Adhesive delamination is a breakdown between two laminated interfaces. This is the type of damage seen when two laminated surfaces come apart. There are three stages of dielectric material: A, B and C. The A-stage material is the uncured liquid epoxy. The B-stage material has been manufactured with glass fibers embedded in the epoxy, with or without copper foil on the outer layer, and the epoxy is partially cured and therefore a little bit tacky to the touch. The C-stage material is a fully cured epoxy, copper foil and fiberglass boards. During the fabrication of PCBs, fabricators use mostly C-stage and B-stage materials. During lamination, the B-stage layers become fully cured and as such are used to “glue” the other B-stage and C-stage layers together. The most common types of adhesive delamination are the breakdown between the B-stage and C-stage material, B-stage material and copper, and less frequently between epoxy and the glass bundles as a group.
In adhesive delamination, it is the laminated surfaces that come apart. One cause of adhesive delamination is weaknesses between the epoxy and the oxide coating on the copper. The copper is frequently oxidized to improve adherence between the copper and the B-stage epoxy. Years ago, the amount of oxide coating played a large role in adhesive delamination. If the amount of oxide coating was too thin, then there was a tendency toward adhesive delamination. If the oxide coating was too thick, there was also a tendency to delaminate. This was one of the reasons for IPC’s TM 650 method 220.127.116.11 Time to Delamination (TMA Method) – 12/94 test to see if the oxide coating would delaminate or not. The T260°C test works by bringing a small sample of the material to an isotherm of 260°C, measures the thickness of the sample and hold it there until a delamination causes the thickness to increase, or for 10 minutes, which was end of the test.
Another test, IPC TM 650 18.104.22.168 Thermal Stress of Laminates – 12/94 was the solder float test. In the test a sample of the board or a coupon is floated in solder for 10 seconds, then microsectioned and examined for material damage. This T260 test and solder float test became the quintessential material tests for material reliability. We find that neither of these tests anticipates delamination of materials. These tests were useful when materials had a low Tg, but do not anticipate material damage in higher-Tg materials available today. Today’s oxide treatments are greatly improved and tend not be so prone to delamination.
One of the considerations related to adhesive delamination is vapor pressure. What happens is that the water and other volatiles trapped in the material exert pressure when the water vaporizes into steam. The vapor pressure of water is 300 pounds per square inch (PSI) at 230°C and is 700 PSI at 260°C. So logically, the water vapor should produce huge amounts of pressure internally in the PCB. But we forget to take into account the amount of water available. Given that the amount of water is so low in circuit boards, as low as 0.12% of the weight of the board (polyimide could be as high as 4%), all the water vaporizes and then the pressure stops rising at such a significant rate. This limited amount of water limits the pressure that the water exerts on in the board.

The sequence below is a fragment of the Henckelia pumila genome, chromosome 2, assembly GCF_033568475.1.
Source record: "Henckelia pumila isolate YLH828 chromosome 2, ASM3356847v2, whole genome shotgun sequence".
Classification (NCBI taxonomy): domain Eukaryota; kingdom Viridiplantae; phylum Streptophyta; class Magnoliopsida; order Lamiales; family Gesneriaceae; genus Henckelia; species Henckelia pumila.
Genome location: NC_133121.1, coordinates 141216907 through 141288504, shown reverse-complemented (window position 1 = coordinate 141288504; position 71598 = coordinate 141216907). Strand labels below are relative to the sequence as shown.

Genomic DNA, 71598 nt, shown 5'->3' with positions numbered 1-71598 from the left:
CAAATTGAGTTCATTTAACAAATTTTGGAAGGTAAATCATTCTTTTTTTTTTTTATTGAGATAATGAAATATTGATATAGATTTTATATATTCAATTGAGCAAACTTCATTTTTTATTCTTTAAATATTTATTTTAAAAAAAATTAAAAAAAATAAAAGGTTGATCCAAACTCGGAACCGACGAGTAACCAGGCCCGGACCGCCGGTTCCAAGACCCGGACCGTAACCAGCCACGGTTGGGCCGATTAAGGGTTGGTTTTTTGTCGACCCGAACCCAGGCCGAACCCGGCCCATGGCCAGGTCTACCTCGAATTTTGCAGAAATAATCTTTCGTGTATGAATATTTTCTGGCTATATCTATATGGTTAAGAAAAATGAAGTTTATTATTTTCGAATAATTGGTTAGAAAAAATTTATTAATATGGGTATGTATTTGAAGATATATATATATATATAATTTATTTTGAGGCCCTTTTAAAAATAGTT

Generally the water vapor and the pressure generated from the water is not enough to cause the PCB to undergo adhesive delamination. There must be other factors at play besides the vapor pressure of the water or other volatiles. Let’s say you have adhesive delamination in a group of coupons that were not dehydrated by baking before preconditioning. To save them, you decide to bake the rest of the coupons at 105°C for four hours in an attempt to drive the water out of the coupons before preconditioning. The odds are that the coupons will still delaminate. I have never found that baking to remove water tips the scale and saves coupons from delaminating. In fact, the bake, if it is too aggressive, at too high a temperature or for too long, may force the coupons to delaminate sooner. The tendency to delaminate after aggressive baking may be due to thermal aging of the epoxy when exposed to high temperatures for long periods of time.
Figure 1: Cross-section showing adhesive delamination.
Adhesive delamination looks like a blister on a cross-sectional view (Figure 1). It is long and tapers to a point at the two ends. The delamination is along laminated surfaces like the interface between the B-stage and C-stage, B-stage and copper or along the glass bundles. Delamination along glass bundle is not the individual glass fiber but between the glass bundles as a group and the adjacent epoxy. Crazing is a separation between individual glass fibers. The concepts associated with crazing will be covered in another column. Figure 2: Animation depicting adhesive delamination. Click here to watch animation.
In adhesive delamination, the separation is along the laminated interface. Frequently this delamination is deep within the board and it is not visible by an external examination. Most often, this sort of material damage occurs during assembly and rework. This is more common with the thermal excursion associated lead-free assembly and rework. In the animation, notice that the delamination occurs during the heating cycle.
This article originally appeared in the February 2013 issue of The PCB Design Magazine.
Paul Reid is program coordinator at PWB Interconnect Solutions, where his duties include reliability testing, failure analysis, material analysis, and PWB reliability consulting.